Kenji's perfect prime rib!
Thanks! Yes that makes sense to me. I was a bit confused since I think kenjis article said to put it on a plate coverered with cheese cloth. Would plasric wrap tightly round the whole turkey work instead of an oven bag?
If you dry brine on a plate, would the extra-concentrated brine that forms on the surface just pool up at the bottom and never reabsorb into the breast? Or are you supposed to dry brine breast side down to avoid this happening?
The Ralphs (Kroger) near my place has $1.99 a lb sirloin specials every now and then. there's an instructional video by gordon ramsay on pan frying steaks (look for it on youtube) he checks temperature via feel...i think it was medium rare is he inside of ur palm, well done is the top of ur hand etc. and that method actually works pretty well. Also u can try getting a roast (which might be cheaper and ask the butcher to cut a steak off for u (worked for me before for a rib one.
I usually just check the circulars for Ralphs every week, see what's on special and plan my meals accordingly. Whole Chickens goes down to 67cents a lb and that is easily 2-3 meals right there. Their picnic packs of thighs, leg quarters etc. also come to $1/lb a lot and that's always versatile. But generally every week there's always some kind of meat, and some kind of fish on sale - and it's pretty easy to plan dishes around them.
I also of course go to specific places that I knoww are better for certain things like, Trader Joes for Cheese, wine, pasta. Whole Food (yes, whole foods) for well prosciutto - comes out cheaper there from the deli counter. I also get shellfish, oysters and crustaceans from wholefoods. After finding half my mussels dead from Ralphs one time, I figured it's actually cheaper and safer from Whole Foods and in general any kinda sea food I plan on eating rare or medium rare (not worth the hospital bills to skimp on that)
I also have costco membership, but dont find them cheaper for meat.
I wonder what the 253 lb number entails though? Is it just leftover food on the plate that gets thrown out, food that we leave out til it goes past the sell-by date etc. in which case...that would be a shocking number. (Believable too...i know i'm definitely guilty of...probably a lb or two of expired produce every week or two...and god knows I tend to overcook.
But otherwise, it it stuff like...pizza crusts/bread crusts we don't eat/cut off, carcasses and bones we don't turn into stock or otherwise use...the random bits of offal and body parts most americans don't eat (though I never quite understood that), even things like potato peelings can technically count as waste compared with how poorer nations scrimp on food. In which case I'd say their number is sorta inflated - especially to the '$2200 wasted' figure...as much of that waste isn't easily or feasibly saved or recovered...
But for both options...the fixes aren't that easy on an individual level, but really has to be fixed on a social level. Restaurants need to stop serving plates that contain more than a days worth of calories at each meal, and grocery stores need to stop making massive packs containing 5 times more herbs than can feasibly be used, or giant packs of meat that take several meals to finish.
I've lived in asia for a long time, and the average pack of meat in grocery stores is sold in 1 lb packages (the right amount for a family of 4) Whereas the chicken packs and steak packs here are 3-5 lbs. The average chicken size is also smaller at 2-3 lbs, whereas most grocery fryers tend to be 5 lbs. Especially since I usually only cook for two, there'd be no way I could finish a pack of meat before it goes bad without eating drumsticks every single meal. I'd waste a lot more if I didnt just feed it to my dogs.
But yea either way...
this delicious marinade for baked chicken drumsticks, that basically just sriracha, honey and bbq sauce - delicious
Two dudes, one pan is pretty good (from the chefs at animal, la)
Gordon Ramsay's Fast food is another one good one from a easy cooking pov. All the recipes in there are 20 minutes or less, and his no nonsense/frills approach might be good.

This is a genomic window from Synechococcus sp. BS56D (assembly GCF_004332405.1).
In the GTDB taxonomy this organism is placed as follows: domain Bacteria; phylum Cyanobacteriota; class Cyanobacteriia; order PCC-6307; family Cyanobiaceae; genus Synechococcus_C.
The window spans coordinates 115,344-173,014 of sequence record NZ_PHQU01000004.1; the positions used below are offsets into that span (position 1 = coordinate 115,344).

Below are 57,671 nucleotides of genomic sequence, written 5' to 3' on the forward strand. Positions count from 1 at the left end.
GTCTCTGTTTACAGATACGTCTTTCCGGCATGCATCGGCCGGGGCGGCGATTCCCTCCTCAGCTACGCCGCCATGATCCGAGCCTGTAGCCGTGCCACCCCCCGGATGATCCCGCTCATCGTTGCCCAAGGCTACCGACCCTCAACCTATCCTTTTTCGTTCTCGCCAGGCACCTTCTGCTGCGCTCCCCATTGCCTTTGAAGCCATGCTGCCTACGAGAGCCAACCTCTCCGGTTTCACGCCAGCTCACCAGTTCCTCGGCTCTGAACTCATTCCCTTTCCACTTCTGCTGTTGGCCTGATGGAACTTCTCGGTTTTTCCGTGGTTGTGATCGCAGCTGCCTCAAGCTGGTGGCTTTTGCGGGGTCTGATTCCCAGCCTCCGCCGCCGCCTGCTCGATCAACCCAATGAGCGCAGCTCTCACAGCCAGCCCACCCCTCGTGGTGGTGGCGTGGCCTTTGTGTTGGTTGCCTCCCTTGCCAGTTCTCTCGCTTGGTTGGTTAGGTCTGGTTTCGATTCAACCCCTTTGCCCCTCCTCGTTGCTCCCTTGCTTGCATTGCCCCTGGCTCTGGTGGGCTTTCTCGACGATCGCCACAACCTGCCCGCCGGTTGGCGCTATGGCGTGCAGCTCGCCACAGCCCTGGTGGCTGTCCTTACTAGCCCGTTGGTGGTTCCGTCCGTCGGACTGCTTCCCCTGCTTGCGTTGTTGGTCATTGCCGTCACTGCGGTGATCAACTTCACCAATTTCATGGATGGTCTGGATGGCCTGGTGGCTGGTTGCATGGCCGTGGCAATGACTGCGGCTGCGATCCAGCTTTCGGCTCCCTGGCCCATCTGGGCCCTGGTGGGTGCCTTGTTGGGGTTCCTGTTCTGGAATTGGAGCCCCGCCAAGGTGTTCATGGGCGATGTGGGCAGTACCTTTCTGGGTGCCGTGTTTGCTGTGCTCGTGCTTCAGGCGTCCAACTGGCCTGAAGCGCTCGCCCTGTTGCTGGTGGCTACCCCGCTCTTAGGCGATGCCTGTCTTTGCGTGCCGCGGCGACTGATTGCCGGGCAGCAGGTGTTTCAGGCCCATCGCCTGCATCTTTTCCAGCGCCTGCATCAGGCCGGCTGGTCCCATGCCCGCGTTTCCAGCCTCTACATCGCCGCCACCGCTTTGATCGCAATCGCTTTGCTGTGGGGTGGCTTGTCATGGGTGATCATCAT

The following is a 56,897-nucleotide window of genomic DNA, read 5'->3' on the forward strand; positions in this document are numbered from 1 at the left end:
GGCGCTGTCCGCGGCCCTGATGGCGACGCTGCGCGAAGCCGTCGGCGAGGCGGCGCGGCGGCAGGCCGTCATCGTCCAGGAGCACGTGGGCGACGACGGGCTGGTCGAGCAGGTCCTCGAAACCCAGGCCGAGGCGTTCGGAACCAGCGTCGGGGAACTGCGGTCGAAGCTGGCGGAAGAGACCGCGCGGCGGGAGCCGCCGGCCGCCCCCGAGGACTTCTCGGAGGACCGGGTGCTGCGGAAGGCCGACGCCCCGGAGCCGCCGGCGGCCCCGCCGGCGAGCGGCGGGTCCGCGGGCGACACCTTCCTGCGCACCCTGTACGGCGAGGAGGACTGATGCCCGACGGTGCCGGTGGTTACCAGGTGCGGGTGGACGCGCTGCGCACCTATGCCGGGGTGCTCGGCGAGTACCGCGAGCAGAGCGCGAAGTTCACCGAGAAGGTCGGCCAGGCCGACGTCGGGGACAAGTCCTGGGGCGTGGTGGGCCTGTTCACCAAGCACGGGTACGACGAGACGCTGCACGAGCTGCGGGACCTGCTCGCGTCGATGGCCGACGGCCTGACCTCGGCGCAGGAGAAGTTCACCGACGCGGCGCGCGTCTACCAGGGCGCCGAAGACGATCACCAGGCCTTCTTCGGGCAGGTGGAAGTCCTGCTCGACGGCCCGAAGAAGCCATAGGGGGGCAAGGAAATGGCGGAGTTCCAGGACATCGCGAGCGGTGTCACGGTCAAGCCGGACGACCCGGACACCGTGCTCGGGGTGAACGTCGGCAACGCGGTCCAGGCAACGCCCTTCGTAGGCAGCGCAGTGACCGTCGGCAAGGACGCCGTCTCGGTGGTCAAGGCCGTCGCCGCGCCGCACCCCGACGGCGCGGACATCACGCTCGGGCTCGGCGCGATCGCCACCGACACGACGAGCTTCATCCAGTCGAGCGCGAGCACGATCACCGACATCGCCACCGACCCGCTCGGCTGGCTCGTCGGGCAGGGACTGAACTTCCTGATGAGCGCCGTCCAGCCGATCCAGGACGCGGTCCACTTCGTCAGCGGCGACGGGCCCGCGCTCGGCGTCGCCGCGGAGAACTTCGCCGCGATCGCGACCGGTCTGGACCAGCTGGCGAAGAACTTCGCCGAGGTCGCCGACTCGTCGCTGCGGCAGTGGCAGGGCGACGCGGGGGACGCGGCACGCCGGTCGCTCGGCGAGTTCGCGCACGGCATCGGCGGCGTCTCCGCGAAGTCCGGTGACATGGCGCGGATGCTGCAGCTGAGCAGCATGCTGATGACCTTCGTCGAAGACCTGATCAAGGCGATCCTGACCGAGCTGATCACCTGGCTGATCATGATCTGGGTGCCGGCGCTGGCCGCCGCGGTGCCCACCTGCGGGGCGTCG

For meat I think the best is Hugh Fearnley-Whittingstall, he's amazingg.
But yea, I'm a guy and I have a massive amount of cookbooks...and do most of the cooking =.='' so don't see why someone would get embarrased at having a good cookbook lying around.
I think it's cuz it was a vodka on the rocks. I drink most stuff straight, because in most liquors there's a specific flavour that you want to get. Vodka however is prized on having no flavour, hence there's less of a point of drinking it straight? You're not getting any specific taste and there isn't anything special that would be ruined by mixing.
But yea it's mostly ur liquor choice. I think there was a discussion on here or chowhound a while back with controversy cuz this bar was adding a surcharge on whisky poured neat vs in cocktails that wasnt on the menu. Everyone cried foul because...well practically everyone drinks good whisky neat.
kirkland liquor is generally amazing, i like russian standard too which isnt too expensive. Or the old brita filter method works. Don't get Skyy though. It has a very distinctive perfumey taste that i dont think would mesh well with infusing
Hmm I tried substituting peychaud's bitters for just a double serving of Angostura and found it a bit tooo bitter. (The taste of angostura was front and center) and I think i overpoured on the cointreau a little. But still quite an enjoyable drink, and it definitely worked better than I expected. Now I wish my champagne bottle held more...just need a little more to try the French 75 out and I'll have them all down...sigh
I like my Henckel's chef's knife - or ?(not sure if this counts) my trusty Ice Pick - Drinks never tasted better since I started customising icecube sizes per drink.
black and strong =) That said, I also like my whisky neat and cooking minimum. I'm always of the philosophy that if your base ingredient isn't worth drinking/eating by itself, without the addition of a bunch of different masking agents - what's the point?
Is there a Roy's in NYC?
My favourite pan is actually this marble coated? pan I found in Koreatown. It goes fine in the oven, is perfectly non-stick, and scrubs clean without damaging the coating. I can see it on amazon for 20-30 but I got it for half that, and I really use my more expensive skillets a lot more rarely.
So from that, and the stories above about how someone has this gem of a knife they found, or this old cheap pot that works perfectly, I think that you could assemble a perfect set of equipment from cheaper things, but it's hard to sort out the crap. So I'm sure most people wil have one or two really good cheap things, but it'll be hard to find a full set. Which is where the expensive brands come in, you know what you're getting but you have to pay for it.